The Rockstar of Recording Gear
Eric Fox has owned and operated Foxtone Music since he started the company from scratch in 2005, but his love for music and audio recording equipment was sparked long before. Located in a basement on North 3rd Street, mere minutes from the Warehouse District light rail stop, Foxtone is the place where many of Minneapolis’ great artists, both established and aspiring, shop for the tools of their trade. Fox’s list of clients boasts P.O.S and the University of Minnesota, but even more impressive is his knowledge and passion when it comes to the gear itself and the recording process on the whole.
The Wake: Tell us about your introduction to the world of recording music.
Eric Fox: I was always the kid in high school who owned all the gear in the band. The drum set, the bass guitar, the amps, the PA, you know. I started out playing drums when I was in fifth grade, and then in eighth grade, I got an amp and a guitar for my birthday. Then, of course, I wanted to play in a band. None of my friends had gear or anything, though, so I just recruited them and kind of taught them how to play.
So you were a little like the Phil Spector of your junior high?
Fox: [Laughs]. Yeah, kind of. Minus the shooting incident.
What was your first band called?
Fox: Downplay. I think I was fifteen at the time. We went into a recording studio that we could just barely afford and recorded like ten songs for $300. I just really loved what I was seeing [at the studio] so much that I was the guy who stuck in the control room the whole time, staring at what he was doing. After that, I decided to invest in a used multi-track recorder, which in 1994, to give you some context, was $600, so you see how expensive and limited the field was to break into then.
For anyone just starting out recording themselves, what are the most crucial components of the home studio setup?
Fox: You need to ask yourself how many instruments or devices you’re going to be recording at one time. Let’s say you just have a vocalist—a rapper or something like that—then you can get away with using just one input at a time. In that case, all you need is one quality microphone, a stand, a pop filter, and whatever software you want to use. Even GarageBand is quite powerful compared to what we used to have as the standard. You also need an interface, basically an expanded sound card, to convert your audio signals from analog to digital and vice versa. For a full band, depending on the number of instruments, you’re looking at possibly 12-15 [microphones].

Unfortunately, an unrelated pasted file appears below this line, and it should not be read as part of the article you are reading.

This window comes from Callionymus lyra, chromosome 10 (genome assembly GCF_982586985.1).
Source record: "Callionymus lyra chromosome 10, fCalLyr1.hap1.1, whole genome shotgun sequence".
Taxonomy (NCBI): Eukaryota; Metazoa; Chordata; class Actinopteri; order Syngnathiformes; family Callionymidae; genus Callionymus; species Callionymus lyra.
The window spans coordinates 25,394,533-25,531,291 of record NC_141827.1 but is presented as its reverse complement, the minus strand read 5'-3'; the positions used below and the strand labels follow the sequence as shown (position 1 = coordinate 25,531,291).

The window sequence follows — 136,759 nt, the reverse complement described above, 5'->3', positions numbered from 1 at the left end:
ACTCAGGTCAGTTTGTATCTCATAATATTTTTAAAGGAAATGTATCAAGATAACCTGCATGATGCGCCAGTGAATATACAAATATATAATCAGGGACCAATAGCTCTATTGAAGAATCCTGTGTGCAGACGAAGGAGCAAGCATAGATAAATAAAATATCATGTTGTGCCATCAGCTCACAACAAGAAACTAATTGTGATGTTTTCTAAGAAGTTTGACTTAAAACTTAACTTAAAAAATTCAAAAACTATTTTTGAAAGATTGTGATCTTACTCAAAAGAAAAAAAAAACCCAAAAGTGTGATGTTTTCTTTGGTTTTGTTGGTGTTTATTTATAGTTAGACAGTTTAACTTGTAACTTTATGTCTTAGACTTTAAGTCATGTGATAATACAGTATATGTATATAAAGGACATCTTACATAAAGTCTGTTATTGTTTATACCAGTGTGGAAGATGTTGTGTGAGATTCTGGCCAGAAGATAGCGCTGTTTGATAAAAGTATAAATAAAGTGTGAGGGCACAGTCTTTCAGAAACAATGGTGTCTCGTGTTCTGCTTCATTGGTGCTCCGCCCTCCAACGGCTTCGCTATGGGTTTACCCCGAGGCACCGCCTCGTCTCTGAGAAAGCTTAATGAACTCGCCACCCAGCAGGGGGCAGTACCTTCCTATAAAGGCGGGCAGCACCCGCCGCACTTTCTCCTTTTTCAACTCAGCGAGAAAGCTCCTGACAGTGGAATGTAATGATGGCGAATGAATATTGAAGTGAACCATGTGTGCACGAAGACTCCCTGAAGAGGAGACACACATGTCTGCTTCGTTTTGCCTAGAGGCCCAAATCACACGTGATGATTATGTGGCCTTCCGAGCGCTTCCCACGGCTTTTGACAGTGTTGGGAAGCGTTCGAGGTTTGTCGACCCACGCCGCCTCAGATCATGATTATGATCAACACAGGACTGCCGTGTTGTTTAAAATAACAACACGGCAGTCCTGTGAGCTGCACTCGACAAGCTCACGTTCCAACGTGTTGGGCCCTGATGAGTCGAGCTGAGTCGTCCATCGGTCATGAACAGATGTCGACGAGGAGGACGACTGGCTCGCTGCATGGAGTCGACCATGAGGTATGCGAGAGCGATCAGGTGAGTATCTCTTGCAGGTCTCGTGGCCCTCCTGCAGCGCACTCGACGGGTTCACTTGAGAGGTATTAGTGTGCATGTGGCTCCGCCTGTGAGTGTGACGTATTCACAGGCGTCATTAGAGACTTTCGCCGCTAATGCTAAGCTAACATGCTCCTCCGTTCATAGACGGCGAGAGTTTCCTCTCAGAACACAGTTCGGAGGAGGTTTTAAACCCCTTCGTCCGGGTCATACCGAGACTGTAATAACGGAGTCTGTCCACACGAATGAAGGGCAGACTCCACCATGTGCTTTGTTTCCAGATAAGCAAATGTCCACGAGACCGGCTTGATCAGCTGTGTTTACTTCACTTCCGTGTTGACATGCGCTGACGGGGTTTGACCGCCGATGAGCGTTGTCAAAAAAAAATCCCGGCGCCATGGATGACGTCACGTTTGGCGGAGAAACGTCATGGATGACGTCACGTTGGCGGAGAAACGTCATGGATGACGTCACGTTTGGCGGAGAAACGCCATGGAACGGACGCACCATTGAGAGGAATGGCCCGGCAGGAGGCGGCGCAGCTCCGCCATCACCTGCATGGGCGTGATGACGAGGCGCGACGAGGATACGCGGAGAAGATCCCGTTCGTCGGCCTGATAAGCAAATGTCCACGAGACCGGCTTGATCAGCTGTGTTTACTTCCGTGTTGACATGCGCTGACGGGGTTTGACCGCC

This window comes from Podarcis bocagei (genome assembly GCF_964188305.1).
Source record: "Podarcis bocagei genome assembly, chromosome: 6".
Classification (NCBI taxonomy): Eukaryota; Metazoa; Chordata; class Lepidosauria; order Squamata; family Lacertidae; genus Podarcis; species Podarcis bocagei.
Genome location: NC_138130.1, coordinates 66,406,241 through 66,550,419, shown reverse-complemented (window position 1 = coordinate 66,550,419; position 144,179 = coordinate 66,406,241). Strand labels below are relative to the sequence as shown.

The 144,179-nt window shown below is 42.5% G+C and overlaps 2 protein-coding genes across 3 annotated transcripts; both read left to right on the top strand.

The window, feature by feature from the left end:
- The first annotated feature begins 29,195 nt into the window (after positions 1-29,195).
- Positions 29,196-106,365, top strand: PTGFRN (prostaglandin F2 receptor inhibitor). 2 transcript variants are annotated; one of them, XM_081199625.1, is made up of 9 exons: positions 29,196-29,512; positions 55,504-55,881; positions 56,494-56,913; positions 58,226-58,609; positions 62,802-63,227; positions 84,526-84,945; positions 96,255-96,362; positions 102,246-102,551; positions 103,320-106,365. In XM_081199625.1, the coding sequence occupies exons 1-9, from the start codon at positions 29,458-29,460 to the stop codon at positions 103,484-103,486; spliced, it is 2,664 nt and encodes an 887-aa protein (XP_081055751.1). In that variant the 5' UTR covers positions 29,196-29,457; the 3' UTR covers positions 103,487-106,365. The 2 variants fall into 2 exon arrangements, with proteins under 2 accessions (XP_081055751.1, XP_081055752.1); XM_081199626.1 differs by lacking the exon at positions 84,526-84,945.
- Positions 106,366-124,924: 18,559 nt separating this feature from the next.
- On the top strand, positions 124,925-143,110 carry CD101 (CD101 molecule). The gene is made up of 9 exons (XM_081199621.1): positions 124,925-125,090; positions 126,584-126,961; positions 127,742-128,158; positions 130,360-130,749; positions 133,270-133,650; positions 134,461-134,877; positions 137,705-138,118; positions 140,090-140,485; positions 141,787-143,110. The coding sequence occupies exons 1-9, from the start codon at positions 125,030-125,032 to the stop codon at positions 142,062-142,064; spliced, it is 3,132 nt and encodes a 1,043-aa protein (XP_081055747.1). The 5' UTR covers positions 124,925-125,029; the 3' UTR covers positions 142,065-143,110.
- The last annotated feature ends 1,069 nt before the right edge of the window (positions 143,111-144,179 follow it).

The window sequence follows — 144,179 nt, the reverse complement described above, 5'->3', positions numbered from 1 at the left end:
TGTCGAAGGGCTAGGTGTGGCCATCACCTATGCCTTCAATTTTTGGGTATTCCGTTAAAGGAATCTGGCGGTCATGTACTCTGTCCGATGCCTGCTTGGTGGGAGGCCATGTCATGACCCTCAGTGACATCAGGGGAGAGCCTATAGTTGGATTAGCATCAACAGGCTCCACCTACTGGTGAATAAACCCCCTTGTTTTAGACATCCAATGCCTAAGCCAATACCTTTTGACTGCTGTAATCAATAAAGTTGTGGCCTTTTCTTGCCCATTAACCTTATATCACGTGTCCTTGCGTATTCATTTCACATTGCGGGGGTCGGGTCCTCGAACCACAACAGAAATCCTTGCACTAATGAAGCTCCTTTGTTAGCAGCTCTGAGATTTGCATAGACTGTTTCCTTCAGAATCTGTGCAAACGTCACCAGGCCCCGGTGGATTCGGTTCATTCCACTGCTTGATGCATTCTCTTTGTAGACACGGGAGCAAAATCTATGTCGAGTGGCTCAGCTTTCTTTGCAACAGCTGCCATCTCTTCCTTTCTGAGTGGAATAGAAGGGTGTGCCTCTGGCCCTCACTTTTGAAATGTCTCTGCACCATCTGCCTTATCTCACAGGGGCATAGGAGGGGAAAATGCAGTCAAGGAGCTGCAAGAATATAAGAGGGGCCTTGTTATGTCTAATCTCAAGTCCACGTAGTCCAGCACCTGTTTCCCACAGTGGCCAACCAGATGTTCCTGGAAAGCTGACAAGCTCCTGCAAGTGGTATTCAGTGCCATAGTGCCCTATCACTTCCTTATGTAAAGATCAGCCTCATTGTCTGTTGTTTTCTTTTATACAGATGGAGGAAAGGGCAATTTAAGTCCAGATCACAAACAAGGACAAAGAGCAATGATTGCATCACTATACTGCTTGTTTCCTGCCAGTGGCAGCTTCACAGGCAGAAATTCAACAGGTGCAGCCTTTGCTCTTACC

What are some of the go-to pieces in your studio?
Fox: I do a lot of full-band stuff, so you really can’t go wrong with SM57s [microphones] from Shure. Those are workhorses. You can just put them on anything. I tend to get into higher-end preamps. I’m kind of a Neve guy—that’s a name you’ll hear tossed around quite a bit. They put transformers in their preamps. I also use a lot of Vintech, which is a company that makes some vintage Neve clones. As for software, I like Pro Tools, but Logic and all the others are certainly just as good.
I know Foxtone sells some vintage synthesizers and things like that. Is there anything particularly rare or noteworthy in stock now?
Fox: We have a lot of good stuff come through the shop. Right now I can’t think of anything specific off the top of my head with one exception. Here in the studio I’ve got my one-inch 8-track tape machine. I like to use that sometimes if it’s a good fit with the artist. Otherwise, we’ve got a lot of new, boutique-y, esoteric stuff like the Vintech and things like the Distressor from Esoteric Labs, which is a relatively famous compressor. I also have a high-end tube [microphone] called the Blue Bottle, which is like five or six grand. It’s kind of silly that I have it.
Are there any local companies doing cool things in audio gear?
Fox: In the synthesizer world, there are some local guys and gals who create circuit-bent pieces and things that go “beep-bop-boop.” For example, a company called GetLoFi, who also is big into selling kits and DIY gadgets, makes a bunch of little noisemakers that we sell here. There’s also Great River in South St. Paul; they also do Neve clones. Really great guys.
Who are some of your biggest-name clientele?
Fox: Doomtree for one. A lot of the Rhymesayers guys—they’re into electronic music quite a bit. I deal with Gary Morris sometimes, the singer and founder of The Jayhawks, an Americana kind of band. I’ve dealt with Dan Wilson, the front man from Semisonic and just a great songwriter and producer. I think he recently won a Grammy for some work he did for—who’s that girl—Taylor Swift.
You told me once that you started Foxtone so you “wouldn’t have to get a real job.” What’s the difference between what you do and a “real job”?
Fox: Well the truth is I’ve never worked so hard in my life as when I went into business for myself as an entrepreneur. It would have been easier for me to get a desk job and not have to worry about my company or my customers when I go home for the day. But when you really love what you do like I do, it doesn’t feel like work. My wife works at a Fortune 500 company but I just don’t think I could sit still like that all day. [Laughs].
Last question: You’re behind the boards at your dream studio session… Who’s playing?
Fox: I think recording the Beatles would have been so amazing. What they recorded on, by today’s standards, would be considered junk, but they were so talented and wrote such good songs that it didn’t matter. If you walk away with one thing in mind, it should be that the gear is the least important part of the chain. Great music starts with great songwriting and great performance.